Results: Text (7) Images (0)

Filtered by:

Clear filters
Sort by
Results per page
Results showing
1 - 7 of 7 (1 pages)
    Page 1 of 1
The Skill of Fabric Manipulation

Zoya Nudelman

Source: The Art of Couture Sewing, 2nd Edition, 2016, Fairchild Books Library

Book chapter

Appliqués are cutout fabric, lace, or cutwork shapes applied to the garment. They are attached on by hand, machine, or with heat.

Valentino

Lauren Bowes

Source: Fashion Photography Archive, 2015, Fashion Photography Archive

Designer Biography

Fabric Manipulation

Kimberly A. Irwin

Source: Surface Design for Fabric, 2015, Fairchild Books Library

Book chapter + STUDIO

Appliqué is the process of attaching another fabric, or patch, called patchwork, or ribbon or trim, called passementerie, to the surface of another fabric.

Oscar de la Renta, Fall/Winter 1995

Lucy Moyse

Source: Fashion Photography Archive, 2015, Fashion Photography Archive

Article

For his fall/winter 1995 collection, Oscar de la Renta focused on simple, stylish shapes, yet crafted them with sumptuous fabrics in rich colors. Heavy usage of appliqué and beading, along with chunky costume jewelry, added the glamour and opulence that de la Renta is renowned for. As a designer who typically favored classic styles over seasonal trends, this collection marked a time in which de la Renta’s designs were remarkably aligned with the contemporary fashion mood.

Sequins (Spangles, Paillettes)

Nan H. Mutnick

Source: Berg Encyclopedia of World Dress and Fashion. Global Perspectives, 2010, Berg Fashion Library

Encyclopedia entry

Cultures all around the world, throughout time, have been attracted to the dazzle and shine of metals and have attached small pieces of them to their clothing and accessories. Different cultures often assigned various meanings to the metals they wore, according their beliefs. These included fertility and protection. Coins sewn on clothing served the double purpose of adding sparkle as well as providing the wearer with easily detachable currency. Identifying the attraction of the shiny, iridescent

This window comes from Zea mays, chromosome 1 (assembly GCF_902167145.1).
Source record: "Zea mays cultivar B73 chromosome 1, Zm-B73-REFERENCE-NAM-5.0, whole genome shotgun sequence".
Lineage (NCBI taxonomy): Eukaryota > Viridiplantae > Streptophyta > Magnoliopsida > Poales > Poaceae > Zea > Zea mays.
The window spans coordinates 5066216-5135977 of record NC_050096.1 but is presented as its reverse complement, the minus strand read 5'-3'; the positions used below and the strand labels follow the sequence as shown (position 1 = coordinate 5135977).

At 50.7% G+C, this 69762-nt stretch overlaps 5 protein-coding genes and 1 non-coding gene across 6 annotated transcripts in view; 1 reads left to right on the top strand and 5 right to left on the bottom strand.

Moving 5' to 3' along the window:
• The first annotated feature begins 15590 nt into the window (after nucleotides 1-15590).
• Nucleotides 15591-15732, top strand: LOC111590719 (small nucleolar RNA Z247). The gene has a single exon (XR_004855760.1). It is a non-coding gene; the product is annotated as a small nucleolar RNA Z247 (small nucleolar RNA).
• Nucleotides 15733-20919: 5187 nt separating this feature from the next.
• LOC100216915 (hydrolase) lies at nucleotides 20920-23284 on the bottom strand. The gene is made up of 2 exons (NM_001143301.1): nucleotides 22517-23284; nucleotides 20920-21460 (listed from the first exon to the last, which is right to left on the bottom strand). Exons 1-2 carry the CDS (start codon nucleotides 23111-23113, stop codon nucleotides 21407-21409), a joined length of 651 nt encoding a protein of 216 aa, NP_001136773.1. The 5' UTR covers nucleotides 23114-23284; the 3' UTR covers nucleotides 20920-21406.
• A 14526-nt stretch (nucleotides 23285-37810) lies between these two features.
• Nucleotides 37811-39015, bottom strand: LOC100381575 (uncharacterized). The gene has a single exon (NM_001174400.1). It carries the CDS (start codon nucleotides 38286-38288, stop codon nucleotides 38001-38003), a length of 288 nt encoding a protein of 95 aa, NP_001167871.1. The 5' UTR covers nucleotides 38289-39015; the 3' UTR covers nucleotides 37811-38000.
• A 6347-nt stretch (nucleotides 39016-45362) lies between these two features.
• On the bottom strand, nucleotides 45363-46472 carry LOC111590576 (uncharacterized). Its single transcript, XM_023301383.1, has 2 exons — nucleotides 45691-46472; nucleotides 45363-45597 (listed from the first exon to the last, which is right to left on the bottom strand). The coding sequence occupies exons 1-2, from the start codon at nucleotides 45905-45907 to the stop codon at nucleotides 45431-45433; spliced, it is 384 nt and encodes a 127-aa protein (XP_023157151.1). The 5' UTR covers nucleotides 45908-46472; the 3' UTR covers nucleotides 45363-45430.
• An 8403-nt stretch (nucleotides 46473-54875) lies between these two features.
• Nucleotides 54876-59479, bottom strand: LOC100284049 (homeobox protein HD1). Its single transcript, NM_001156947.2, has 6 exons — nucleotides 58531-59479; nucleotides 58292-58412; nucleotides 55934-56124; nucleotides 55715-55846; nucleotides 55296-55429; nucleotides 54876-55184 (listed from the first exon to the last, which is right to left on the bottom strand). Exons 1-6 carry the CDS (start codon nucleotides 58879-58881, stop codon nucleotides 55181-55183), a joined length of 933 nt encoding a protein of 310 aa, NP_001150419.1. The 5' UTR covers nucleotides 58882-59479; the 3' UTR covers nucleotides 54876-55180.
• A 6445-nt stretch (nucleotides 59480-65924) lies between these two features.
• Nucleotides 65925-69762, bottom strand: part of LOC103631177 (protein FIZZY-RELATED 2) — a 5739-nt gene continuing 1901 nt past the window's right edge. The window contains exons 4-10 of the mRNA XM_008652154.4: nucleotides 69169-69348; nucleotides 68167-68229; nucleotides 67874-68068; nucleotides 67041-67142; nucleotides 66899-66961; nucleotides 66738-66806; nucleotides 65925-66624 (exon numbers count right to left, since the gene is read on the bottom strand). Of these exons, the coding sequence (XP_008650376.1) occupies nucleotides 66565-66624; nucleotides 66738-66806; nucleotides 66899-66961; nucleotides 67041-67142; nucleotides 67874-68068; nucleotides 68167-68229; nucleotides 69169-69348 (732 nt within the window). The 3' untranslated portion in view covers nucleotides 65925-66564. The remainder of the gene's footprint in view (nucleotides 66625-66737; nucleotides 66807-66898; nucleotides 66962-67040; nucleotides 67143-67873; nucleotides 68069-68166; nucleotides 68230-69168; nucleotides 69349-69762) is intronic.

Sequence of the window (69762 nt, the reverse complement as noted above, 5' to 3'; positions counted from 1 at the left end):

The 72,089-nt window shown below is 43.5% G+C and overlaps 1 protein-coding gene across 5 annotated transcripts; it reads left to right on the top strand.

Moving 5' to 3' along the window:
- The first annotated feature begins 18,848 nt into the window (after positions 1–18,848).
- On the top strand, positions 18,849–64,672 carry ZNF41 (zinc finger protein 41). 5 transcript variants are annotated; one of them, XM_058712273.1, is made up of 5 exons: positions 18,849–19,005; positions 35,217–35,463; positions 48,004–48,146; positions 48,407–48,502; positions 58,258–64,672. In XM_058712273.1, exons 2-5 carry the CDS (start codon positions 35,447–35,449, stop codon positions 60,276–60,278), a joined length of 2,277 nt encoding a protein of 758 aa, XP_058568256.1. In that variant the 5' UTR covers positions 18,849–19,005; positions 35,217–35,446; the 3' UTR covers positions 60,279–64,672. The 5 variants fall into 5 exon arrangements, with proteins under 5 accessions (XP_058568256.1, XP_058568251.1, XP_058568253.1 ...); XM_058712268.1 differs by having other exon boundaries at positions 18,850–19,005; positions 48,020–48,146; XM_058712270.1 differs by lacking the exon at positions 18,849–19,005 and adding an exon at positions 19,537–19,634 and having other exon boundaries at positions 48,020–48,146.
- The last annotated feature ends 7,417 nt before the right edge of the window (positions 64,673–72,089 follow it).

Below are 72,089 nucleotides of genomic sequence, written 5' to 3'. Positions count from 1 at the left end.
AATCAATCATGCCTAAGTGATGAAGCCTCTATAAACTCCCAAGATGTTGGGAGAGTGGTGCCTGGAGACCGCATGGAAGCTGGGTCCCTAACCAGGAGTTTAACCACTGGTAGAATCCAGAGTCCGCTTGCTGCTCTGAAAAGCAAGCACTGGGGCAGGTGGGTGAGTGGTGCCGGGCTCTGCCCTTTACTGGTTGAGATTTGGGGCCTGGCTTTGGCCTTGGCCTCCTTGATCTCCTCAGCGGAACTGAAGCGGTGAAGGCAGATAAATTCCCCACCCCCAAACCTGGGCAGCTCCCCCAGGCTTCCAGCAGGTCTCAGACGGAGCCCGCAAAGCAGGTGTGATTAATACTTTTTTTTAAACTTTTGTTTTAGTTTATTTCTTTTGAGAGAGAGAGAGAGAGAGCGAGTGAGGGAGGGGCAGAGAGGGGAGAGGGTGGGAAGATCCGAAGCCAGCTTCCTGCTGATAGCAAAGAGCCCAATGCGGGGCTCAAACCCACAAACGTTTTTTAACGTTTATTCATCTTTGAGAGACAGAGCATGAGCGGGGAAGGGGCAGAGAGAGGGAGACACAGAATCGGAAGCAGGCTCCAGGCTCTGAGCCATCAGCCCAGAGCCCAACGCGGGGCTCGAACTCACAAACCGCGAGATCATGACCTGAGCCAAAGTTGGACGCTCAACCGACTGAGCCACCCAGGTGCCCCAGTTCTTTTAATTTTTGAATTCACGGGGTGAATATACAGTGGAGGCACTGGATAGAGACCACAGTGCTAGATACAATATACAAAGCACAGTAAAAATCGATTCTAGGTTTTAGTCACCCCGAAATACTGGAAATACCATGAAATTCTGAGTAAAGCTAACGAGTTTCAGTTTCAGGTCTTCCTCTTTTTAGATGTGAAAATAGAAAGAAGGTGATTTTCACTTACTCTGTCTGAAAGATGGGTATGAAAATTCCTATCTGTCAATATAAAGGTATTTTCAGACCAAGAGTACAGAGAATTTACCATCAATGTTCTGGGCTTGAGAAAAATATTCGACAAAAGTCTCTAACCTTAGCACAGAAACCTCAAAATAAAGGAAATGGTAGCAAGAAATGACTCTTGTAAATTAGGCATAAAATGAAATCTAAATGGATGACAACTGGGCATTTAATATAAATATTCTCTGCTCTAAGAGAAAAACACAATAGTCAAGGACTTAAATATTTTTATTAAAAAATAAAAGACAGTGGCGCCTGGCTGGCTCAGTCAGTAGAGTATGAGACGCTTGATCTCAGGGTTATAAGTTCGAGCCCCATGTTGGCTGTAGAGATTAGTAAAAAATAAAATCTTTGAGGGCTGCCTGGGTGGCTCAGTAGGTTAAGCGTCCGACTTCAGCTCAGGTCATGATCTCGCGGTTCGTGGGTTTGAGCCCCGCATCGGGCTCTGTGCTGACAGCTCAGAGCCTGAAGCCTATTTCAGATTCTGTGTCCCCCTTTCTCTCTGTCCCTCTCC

Folklore Influences in Mexico and Panama

Tasha Lewis

Source: Berg Encyclopedia of World Dress and Fashion. Latin America and the Caribbean, 2005, Berg Fashion Library

Encyclopedia entry

Appliqué and related techniques in apparel styles are representative of Mexico’s and Panama’s culture and identity. Panamanian molas, made by the Kuna Indians of Panama, were originally worn as blouses by the women. Today, molas and mola art are sold as tapestries, tote bags, and Western-styled blouses. Mexican appliqué has a long tradition in many of the nation’s traditional or folkloric dress styles, which many tourists may associate with the country. Modern-day designs using appliqué, embroide

The Mola Blouses of the Kuna from Panama

Teena Jennings Rentenaar

Source: Berg Encyclopedia of World Dress and Fashion. Latin America and the Caribbean, 2005, Berg Fashion Library

Encyclopedia entry

Mola blouses are made by the Kuna women of the San Blas (Kuna Yala) region of Panama. The Kuna have taken European tools and techniques to make something unique, so much so that the mola blouse has become their cultural identifier. The women continue to make and wear mola blouses, regardless of the time and effort that their manufacture requires. This activity must be implicitly supported by everyone within the village, especially due to the time taken away from other communal and familial chores

Back to top
Results showing
1 - 7 of 7 (1 pages)
Page 1 of 1